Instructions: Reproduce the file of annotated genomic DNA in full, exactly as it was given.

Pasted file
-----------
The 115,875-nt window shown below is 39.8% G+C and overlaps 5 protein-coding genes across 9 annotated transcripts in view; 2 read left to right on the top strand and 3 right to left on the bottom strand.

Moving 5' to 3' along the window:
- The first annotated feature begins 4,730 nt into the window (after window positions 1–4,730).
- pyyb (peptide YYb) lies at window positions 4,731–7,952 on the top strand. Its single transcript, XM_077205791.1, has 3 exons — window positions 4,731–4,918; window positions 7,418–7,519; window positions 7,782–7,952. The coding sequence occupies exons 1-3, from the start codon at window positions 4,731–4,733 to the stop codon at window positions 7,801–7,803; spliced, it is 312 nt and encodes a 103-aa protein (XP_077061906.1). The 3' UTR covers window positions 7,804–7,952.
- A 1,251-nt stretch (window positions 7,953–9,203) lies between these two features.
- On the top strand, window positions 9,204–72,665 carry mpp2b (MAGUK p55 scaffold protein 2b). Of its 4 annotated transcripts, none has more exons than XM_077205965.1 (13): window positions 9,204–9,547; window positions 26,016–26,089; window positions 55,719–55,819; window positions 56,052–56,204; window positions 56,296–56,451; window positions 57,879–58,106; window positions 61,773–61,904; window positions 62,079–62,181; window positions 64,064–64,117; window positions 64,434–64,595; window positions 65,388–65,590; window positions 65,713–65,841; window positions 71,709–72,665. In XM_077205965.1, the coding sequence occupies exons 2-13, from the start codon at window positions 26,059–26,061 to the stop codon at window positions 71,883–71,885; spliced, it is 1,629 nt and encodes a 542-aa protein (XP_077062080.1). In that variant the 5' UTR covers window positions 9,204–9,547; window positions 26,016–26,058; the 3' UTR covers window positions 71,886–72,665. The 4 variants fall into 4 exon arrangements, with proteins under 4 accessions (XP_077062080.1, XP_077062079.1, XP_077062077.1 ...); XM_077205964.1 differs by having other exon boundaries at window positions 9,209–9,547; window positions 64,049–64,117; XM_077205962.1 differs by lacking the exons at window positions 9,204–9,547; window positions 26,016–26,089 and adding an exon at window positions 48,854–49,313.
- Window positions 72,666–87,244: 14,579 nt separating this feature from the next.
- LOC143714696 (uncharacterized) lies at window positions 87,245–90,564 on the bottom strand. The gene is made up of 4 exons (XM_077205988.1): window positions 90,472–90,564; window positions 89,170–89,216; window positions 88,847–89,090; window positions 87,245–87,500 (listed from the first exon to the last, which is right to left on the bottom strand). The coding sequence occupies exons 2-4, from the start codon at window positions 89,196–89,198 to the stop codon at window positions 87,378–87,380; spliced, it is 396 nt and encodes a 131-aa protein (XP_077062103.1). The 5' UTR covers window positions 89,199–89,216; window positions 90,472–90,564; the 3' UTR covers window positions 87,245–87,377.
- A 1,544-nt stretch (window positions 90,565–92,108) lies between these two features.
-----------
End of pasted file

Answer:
The 115,875-nt window shown below is 39.8% G+C and overlaps 5 protein-coding genes across 9 annotated transcripts in view; 2 read left to right on the top strand and 3 right to left on the bottom strand.

Moving 5' to 3' along the window:
- The first annotated feature begins 4,730 nt into the window (after window positions 1–4,730).
- pyyb (peptide YYb) lies at window positions 4,731–7,952 on the top strand. Its single transcript, XM_077205791.1, has 3 exons — window positions 4,731–4,918; window positions 7,418–7,519; window positions 7,782–7,952. The coding sequence occupies exons 1-3, from the start codon at window positions 4,731–4,733 to the stop codon at window positions 7,801–7,803; spliced, it is 312 nt and encodes a 103-aa protein (XP_077061906.1). The 3' UTR covers window positions 7,804–7,952.
- A 1,251-nt stretch (window positions 7,953–9,203) lies between these two features.
- On the top strand, window positions 9,204–72,665 carry mpp2b (MAGUK p55 scaffold protein 2b). Of its 4 annotated transcripts, none has more exons than XM_077205965.1 (13): window positions 9,204–9,547; window positions 26,016–26,089; window positions 55,719–55,819; window positions 56,052–56,204; window positions 56,296–56,451; window positions 57,879–58,106; window positions 61,773–61,904; window positions 62,079–62,181; window positions 64,064–64,117; window positions 64,434–64,595; window positions 65,388–65,590; window positions 65,713–65,841; window positions 71,709–72,665. In XM_077205965.1, the coding sequence occupies exons 2-13, from the start codon at window positions 26,059–26,061 to the stop codon at window positions 71,883–71,885; spliced, it is 1,629 nt and encodes a 542-aa protein (XP_077062080.1). In that variant the 5' UTR covers window positions 9,204–9,547; window positions 26,016–26,058; the 3' UTR covers window positions 71,886–72,665. The 4 variants fall into 4 exon arrangements, with proteins under 4 accessions (XP_077062080.1, XP_077062079.1, XP_077062077.1 ...); XM_077205964.1 differs by having other exon boundaries at window positions 9,209–9,547; window positions 64,049–64,117; XM_077205962.1 differs by lacking the exons at window positions 9,204–9,547; window positions 26,016–26,089 and adding an exon at window positions 48,854–49,313.
- Window positions 72,666–87,244: 14,579 nt separating this feature from the next.
- LOC143714696 (uncharacterized) lies at window positions 87,245–90,564 on the bottom strand. The gene is made up of 4 exons (XM_077205988.1): window positions 90,472–90,564; window positions 89,170–89,216; window positions 88,847–89,090; window positions 87,245–87,500 (listed from the first exon to the last, which is right to left on the bottom strand). The coding sequence occupies exons 2-4, from the start codon at window positions 89,196–89,198 to the stop codon at window positions 87,378–87,380; spliced, it is 396 nt and encodes a 131-aa protein (XP_077062103.1). The 5' UTR covers window positions 89,199–89,216; window positions 90,472–90,564; the 3' UTR covers window positions 87,245–87,377.
- A 1,544-nt stretch (window positions 90,565–92,108) lies between these two features.